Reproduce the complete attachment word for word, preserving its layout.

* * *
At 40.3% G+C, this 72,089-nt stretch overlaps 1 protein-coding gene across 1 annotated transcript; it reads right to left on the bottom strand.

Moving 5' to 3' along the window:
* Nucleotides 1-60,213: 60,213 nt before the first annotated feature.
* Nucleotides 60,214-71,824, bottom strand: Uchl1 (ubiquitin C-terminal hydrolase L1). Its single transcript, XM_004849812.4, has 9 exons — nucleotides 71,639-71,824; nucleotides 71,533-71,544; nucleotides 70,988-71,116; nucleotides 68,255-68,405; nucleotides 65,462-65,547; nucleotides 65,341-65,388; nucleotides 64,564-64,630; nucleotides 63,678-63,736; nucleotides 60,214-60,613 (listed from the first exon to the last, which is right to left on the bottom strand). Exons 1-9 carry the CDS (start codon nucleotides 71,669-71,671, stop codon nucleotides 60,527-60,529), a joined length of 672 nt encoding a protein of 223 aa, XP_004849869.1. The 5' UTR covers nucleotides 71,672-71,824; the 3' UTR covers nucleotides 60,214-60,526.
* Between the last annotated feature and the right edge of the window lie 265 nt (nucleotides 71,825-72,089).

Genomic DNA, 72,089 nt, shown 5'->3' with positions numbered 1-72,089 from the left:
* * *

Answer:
At 40.3% G+C, this 72,089-nt stretch overlaps 1 protein-coding gene across 1 annotated transcript; it reads right to left on the bottom strand.

Moving 5' to 3' along the window:
* Nucleotides 1-60,213: 60,213 nt before the first annotated feature.
* Nucleotides 60,214-71,824, bottom strand: Uchl1 (ubiquitin C-terminal hydrolase L1). Its single transcript, XM_004849812.4, has 9 exons — nucleotides 71,639-71,824; nucleotides 71,533-71,544; nucleotides 70,988-71,116; nucleotides 68,255-68,405; nucleotides 65,462-65,547; nucleotides 65,341-65,388; nucleotides 64,564-64,630; nucleotides 63,678-63,736; nucleotides 60,214-60,613 (listed from the first exon to the last, which is right to left on the bottom strand). Exons 1-9 carry the CDS (start codon nucleotides 71,669-71,671, stop codon nucleotides 60,527-60,529), a joined length of 672 nt encoding a protein of 223 aa, XP_004849869.1. The 5' UTR covers nucleotides 71,672-71,824; the 3' UTR covers nucleotides 60,214-60,526.
* Between the last annotated feature and the right edge of the window lie 265 nt (nucleotides 71,825-72,089).

Genomic DNA, 72,089 nt, shown 5'->3' with positions numbered 1-72,089 from the left: